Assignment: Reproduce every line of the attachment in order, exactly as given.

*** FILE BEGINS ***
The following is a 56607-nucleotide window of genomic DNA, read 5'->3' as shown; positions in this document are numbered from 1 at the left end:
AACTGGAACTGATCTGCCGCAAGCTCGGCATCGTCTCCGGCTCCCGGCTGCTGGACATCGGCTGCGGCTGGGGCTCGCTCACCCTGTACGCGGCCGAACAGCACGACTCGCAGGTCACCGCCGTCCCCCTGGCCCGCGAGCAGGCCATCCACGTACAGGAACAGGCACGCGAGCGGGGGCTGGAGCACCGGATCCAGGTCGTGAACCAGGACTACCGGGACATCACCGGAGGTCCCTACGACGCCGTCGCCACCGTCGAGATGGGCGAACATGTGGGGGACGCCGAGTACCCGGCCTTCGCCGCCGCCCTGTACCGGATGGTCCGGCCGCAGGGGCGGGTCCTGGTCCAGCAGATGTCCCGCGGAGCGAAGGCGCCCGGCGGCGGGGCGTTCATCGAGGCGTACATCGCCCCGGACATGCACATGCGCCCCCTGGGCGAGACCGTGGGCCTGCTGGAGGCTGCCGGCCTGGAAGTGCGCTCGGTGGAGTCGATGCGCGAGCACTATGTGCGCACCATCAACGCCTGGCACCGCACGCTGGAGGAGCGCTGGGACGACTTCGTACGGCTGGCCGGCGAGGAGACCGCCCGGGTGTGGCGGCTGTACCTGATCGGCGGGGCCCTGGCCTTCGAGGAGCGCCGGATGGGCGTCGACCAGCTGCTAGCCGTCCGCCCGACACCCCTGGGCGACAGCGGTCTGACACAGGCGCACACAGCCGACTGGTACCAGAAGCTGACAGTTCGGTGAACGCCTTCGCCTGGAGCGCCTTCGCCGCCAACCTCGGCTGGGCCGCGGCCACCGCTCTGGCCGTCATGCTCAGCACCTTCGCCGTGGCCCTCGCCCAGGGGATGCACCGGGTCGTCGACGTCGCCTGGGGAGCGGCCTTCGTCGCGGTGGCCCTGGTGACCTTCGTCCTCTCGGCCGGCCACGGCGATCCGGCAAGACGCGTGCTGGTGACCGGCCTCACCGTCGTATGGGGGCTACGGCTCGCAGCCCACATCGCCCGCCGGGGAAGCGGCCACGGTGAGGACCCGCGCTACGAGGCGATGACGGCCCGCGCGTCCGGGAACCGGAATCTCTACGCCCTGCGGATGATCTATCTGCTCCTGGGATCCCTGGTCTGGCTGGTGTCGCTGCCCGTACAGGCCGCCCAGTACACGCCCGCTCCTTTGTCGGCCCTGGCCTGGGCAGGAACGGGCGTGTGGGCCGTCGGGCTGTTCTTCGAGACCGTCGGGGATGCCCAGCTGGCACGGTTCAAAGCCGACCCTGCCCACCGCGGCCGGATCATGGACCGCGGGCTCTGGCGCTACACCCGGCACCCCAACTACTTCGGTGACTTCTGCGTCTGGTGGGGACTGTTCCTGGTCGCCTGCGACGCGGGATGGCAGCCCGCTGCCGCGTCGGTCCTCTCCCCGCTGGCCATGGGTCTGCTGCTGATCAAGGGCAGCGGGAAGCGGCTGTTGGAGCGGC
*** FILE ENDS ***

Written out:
The following is a 56607-nucleotide window of genomic DNA, read 5'->3' as shown; positions in this document are numbered from 1 at the left end:
AACTGGAACTGATCTGCCGCAAGCTCGGCATCGTCTCCGGCTCCCGGCTGCTGGACATCGGCTGCGGCTGGGGCTCGCTCACCCTGTACGCGGCCGAACAGCACGACTCGCAGGTCACCGCCGTCCCCCTGGCCCGCGAGCAGGCCATCCACGTACAGGAACAGGCACGCGAGCGGGGGCTGGAGCACCGGATCCAGGTCGTGAACCAGGACTACCGGGACATCACCGGAGGTCCCTACGACGCCGTCGCCACCGTCGAGATGGGCGAACATGTGGGGGACGCCGAGTACCCGGCCTTCGCCGCCGCCCTGTACCGGATGGTCCGGCCGCAGGGGCGGGTCCTGGTCCAGCAGATGTCCCGCGGAGCGAAGGCGCCCGGCGGCGGGGCGTTCATCGAGGCGTACATCGCCCCGGACATGCACATGCGCCCCCTGGGCGAGACCGTGGGCCTGCTGGAGGCTGCCGGCCTGGAAGTGCGCTCGGTGGAGTCGATGCGCGAGCACTATGTGCGCACCATCAACGCCTGGCACCGCACGCTGGAGGAGCGCTGGGACGACTTCGTACGGCTGGCCGGCGAGGAGACCGCCCGGGTGTGGCGGCTGTACCTGATCGGCGGGGCCCTGGCCTTCGAGGAGCGCCGGATGGGCGTCGACCAGCTGCTAGCCGTCCGCCCGACACCCCTGGGCGACAGCGGTCTGACACAGGCGCACACAGCCGACTGGTACCAGAAGCTGACAGTTCGGTGAACGCCTTCGCCTGGAGCGCCTTCGCCGCCAACCTCGGCTGGGCCGCGGCCACCGCTCTGGCCGTCATGCTCAGCACCTTCGCCGTGGCCCTCGCCCAGGGGATGCACCGGGTCGTCGACGTCGCCTGGGGAGCGGCCTTCGTCGCGGTGGCCCTGGTGACCTTCGTCCTCTCGGCCGGCCACGGCGATCCGGCAAGACGCGTGCTGGTGACCGGCCTCACCGTCGTATGGGGGCTACGGCTCGCAGCCCACATCGCCCGCCGGGGAAGCGGCCACGGTGAGGACCCGCGCTACGAGGCGATGACGGCCCGCGCGTCCGGGAACCGGAATCTCTACGCCCTGCGGATGATCTATCTGCTCCTGGGATCCCTGGTCTGGCTGGTGTCGCTGCCCGTACAGGCCGCCCAGTACACGCCCGCTCCTTTGTCGGCCCTGGCCTGGGCAGGAACGGGCGTGTGGGCCGTCGGGCTGTTCTTCGAGACCGTCGGGGATGCCCAGCTGGCACGGTTCAAAGCCGACCCTGCCCACCGCGGCCGGATCATGGACCGCGGGCTCTGGCGCTACACCCGGCACCCCAACTACTTCGGTGACTTCTGCGTCTGGTGGGGACTGTTCCTGGTCGCCTGCGACGCGGGATGGCAGCCCGCTGCCGCGTCGGTCCTCTCCCCGCTGGCCATGGGTCTGCTGCTGATCAAGGGCAGCGGGAAGCGGCTGTTGGAGCGGC